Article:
He's just like every idiot that's ever tried to debate this topic. #AlternativeFacts

I've been waiting for Psink (whatever his name was) to show up in this thread...too bad the two of them can't have a circle jerk with two people..


But as if to knock me down, reality came around
And without so much as a mere touch, cut me into little pieces

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25-01-2017, 01:29 PM (This post was last modified: 25-01-2017 02:20 PM by Celestial_Wonder.)
RE: Questioning The Intangible Versus Questioning the Tangible
(25-01-2017 01:02 PM)RocketSurgeon76 Wrote:  Or, you could admit you lied about what calculations were made.

I brought evidence: the words of the chief engineer himself. Out of his own mouth. On camera.

You brought... assertions.

Edit to Add: I have no reason to debate you on this unless you are willing to demonstrate a basic level of intellectual honesty and personal integrity.

I have no reason to continue proving your and everyone else's errors. You can not deny I've done a good deal of that. Correcting other people's mistakes.

But if you want. I will disprove your chief engineer.

"The National Institute of Standards and Technology (NIST) found a three-page white paper that mentioned another aircraft impact analysis, involving impact of a jet at 600 mph (970 km/h), was indeed considered, but NIST could not locate the documentary evidence of the aircraft impact analysis"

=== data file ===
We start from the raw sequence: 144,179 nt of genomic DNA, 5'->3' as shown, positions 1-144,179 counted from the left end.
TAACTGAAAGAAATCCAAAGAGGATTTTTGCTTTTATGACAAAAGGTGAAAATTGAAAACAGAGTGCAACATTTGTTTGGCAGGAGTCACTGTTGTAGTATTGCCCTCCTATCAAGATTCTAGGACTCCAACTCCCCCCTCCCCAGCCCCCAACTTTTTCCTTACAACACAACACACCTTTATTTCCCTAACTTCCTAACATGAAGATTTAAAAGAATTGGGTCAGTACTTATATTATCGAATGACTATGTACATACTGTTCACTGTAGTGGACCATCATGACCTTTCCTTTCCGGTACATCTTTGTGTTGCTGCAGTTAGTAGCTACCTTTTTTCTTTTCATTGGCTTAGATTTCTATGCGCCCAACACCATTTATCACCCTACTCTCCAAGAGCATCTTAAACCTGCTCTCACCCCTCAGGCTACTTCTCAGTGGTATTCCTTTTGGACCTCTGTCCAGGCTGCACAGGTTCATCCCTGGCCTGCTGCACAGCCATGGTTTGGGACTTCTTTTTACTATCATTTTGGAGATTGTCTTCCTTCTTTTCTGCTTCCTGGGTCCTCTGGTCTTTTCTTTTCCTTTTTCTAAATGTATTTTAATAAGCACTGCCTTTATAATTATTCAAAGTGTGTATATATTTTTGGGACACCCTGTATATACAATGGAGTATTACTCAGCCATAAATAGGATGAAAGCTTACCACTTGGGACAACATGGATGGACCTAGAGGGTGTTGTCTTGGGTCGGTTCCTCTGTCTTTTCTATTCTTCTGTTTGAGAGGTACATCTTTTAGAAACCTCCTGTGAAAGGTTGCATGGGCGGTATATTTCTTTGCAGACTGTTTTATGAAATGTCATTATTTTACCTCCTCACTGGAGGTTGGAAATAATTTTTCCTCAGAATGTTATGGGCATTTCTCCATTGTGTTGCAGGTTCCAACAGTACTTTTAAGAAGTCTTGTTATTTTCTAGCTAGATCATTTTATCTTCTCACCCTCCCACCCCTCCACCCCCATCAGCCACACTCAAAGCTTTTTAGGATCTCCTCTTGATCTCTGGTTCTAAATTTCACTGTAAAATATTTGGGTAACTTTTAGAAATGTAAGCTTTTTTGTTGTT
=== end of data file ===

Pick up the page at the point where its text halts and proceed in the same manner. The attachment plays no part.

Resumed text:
And then there's the 767 being fully loaded with fuel, it only had 10,000 gallons of fuel, a far cry from having 24,000 that is the maximum for the most capable of 767s.

"At exactly 9:03:02, Flight 175 crashed nose-first into the southern facade of South Tower of the World Trade Center, at a speed of approximately 590 mph (950 km/h, 264 m/s, or 513 knots)[22] and striking between floors 77 and 85 with approximately 10,000 U.S. gallons (38,000 L; 8,300 imp gal) of jet fuel on board."

And then for the fuel load not being considered, he admits to the best of his knowledge that it wasn't considered. IE meaning, he doesn't know if it was or wasn't. Given how many YEARS ago that was, he could have very easily have forgotten the finer details of the plan.

And then he compares the fuel loads which is actually again. Wrong. the fuel loads of the 707 and the 767 match accordingly. Even the 13,000 gallons of the 707 with the smallest fuel tank could match the 10,000 gallons the 767s had on them that day.

That's three errors for your engineer and one error for you.